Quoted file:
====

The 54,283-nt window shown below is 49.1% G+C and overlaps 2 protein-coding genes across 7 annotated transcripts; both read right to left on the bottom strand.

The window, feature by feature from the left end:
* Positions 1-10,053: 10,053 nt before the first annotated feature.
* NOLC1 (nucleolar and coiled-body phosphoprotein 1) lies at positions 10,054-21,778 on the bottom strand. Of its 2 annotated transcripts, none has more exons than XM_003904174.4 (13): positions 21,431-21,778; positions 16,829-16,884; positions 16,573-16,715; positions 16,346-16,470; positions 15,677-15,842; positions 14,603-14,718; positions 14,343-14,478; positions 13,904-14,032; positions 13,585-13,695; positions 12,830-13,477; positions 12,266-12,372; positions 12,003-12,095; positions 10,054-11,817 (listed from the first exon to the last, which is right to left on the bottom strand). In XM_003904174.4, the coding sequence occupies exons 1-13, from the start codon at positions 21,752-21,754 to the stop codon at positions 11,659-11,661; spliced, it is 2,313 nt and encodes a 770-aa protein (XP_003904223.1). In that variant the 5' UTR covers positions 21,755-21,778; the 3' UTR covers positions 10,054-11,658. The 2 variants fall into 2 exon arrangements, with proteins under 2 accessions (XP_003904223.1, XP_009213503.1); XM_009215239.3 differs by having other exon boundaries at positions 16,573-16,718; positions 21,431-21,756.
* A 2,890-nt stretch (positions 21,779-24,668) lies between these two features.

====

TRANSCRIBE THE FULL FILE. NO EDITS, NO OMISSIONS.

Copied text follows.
The 54,283-nt window shown below is 49.1% G+C and overlaps 2 protein-coding genes across 7 annotated transcripts; both read right to left on the bottom strand.

The window, feature by feature from the left end:
* Positions 1-10,053: 10,053 nt before the first annotated feature.
* NOLC1 (nucleolar and coiled-body phosphoprotein 1) lies at positions 10,054-21,778 on the bottom strand. Of its 2 annotated transcripts, none has more exons than XM_003904174.4 (13): positions 21,431-21,778; positions 16,829-16,884; positions 16,573-16,715; positions 16,346-16,470; positions 15,677-15,842; positions 14,603-14,718; positions 14,343-14,478; positions 13,904-14,032; positions 13,585-13,695; positions 12,830-13,477; positions 12,266-12,372; positions 12,003-12,095; positions 10,054-11,817 (listed from the first exon to the last, which is right to left on the bottom strand). In XM_003904174.4, the coding sequence occupies exons 1-13, from the start codon at positions 21,752-21,754 to the stop codon at positions 11,659-11,661; spliced, it is 2,313 nt and encodes a 770-aa protein (XP_003904223.1). In that variant the 5' UTR covers positions 21,755-21,778; the 3' UTR covers positions 10,054-11,658. The 2 variants fall into 2 exon arrangements, with proteins under 2 accessions (XP_003904223.1, XP_009213503.1); XM_009215239.3 differs by having other exon boundaries at positions 16,573-16,718; positions 21,431-21,756.
* A 2,890-nt stretch (positions 21,779-24,668) lies between these two features.